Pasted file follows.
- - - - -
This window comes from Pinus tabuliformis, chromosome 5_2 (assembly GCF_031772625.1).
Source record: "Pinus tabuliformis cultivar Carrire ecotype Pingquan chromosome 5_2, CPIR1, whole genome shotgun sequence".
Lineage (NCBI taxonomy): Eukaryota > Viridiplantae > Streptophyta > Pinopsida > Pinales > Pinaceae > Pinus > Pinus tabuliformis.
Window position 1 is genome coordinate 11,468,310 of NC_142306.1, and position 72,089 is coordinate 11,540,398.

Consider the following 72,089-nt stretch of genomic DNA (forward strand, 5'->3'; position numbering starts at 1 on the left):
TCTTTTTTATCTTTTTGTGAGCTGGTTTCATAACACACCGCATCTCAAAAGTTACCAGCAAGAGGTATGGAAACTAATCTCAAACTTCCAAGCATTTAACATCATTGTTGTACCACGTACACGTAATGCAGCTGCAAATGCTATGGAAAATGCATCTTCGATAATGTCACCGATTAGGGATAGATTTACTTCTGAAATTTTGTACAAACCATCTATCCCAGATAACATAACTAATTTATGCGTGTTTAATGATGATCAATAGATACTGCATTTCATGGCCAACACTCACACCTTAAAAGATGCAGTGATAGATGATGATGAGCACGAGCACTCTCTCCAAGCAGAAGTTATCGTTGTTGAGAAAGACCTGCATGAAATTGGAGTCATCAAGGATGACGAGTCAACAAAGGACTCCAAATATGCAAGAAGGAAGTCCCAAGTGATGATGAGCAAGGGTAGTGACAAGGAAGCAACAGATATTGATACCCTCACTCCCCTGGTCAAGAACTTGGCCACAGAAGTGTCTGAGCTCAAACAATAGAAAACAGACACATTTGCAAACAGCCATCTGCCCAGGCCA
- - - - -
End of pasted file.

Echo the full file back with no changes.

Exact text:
This window comes from Pinus tabuliformis, chromosome 5_2 (assembly GCF_031772625.1).
Source record: "Pinus tabuliformis cultivar Carrire ecotype Pingquan chromosome 5_2, CPIR1, whole genome shotgun sequence".
Lineage (NCBI taxonomy): Eukaryota > Viridiplantae > Streptophyta > Pinopsida > Pinales > Pinaceae > Pinus > Pinus tabuliformis.
Window position 1 is genome coordinate 11,468,310 of NC_142306.1, and position 72,089 is coordinate 11,540,398.

Consider the following 72,089-nt stretch of genomic DNA (forward strand, 5'->3'; position numbering starts at 1 on the left):
TCTTTTTTATCTTTTTGTGAGCTGGTTTCATAACACACCGCATCTCAAAAGTTACCAGCAAGAGGTATGGAAACTAATCTCAAACTTCCAAGCATTTAACATCATTGTTGTACCACGTACACGTAATGCAGCTGCAAATGCTATGGAAAATGCATCTTCGATAATGTCACCGATTAGGGATAGATTTACTTCTGAAATTTTGTACAAACCATCTATCCCAGATAACATAACTAATTTATGCGTGTTTAATGATGATCAATAGATACTGCATTTCATGGCCAACACTCACACCTTAAAAGATGCAGTGATAGATGATGATGAGCACGAGCACTCTCTCCAAGCAGAAGTTATCGTTGTTGAGAAAGACCTGCATGAAATTGGAGTCATCAAGGATGACGAGTCAACAAAGGACTCCAAATATGCAAGAAGGAAGTCCCAAGTGATGATGAGCAAGGGTAGTGACAAGGAAGCAACAGATATTGATACCCTCACTCCCCTGGTCAAGAACTTGGCCACAGAAGTGTCTGAGCTCAAACAATAGAAAACAGACACATTTGCAAACAGCCATCTGCCCAGGCCA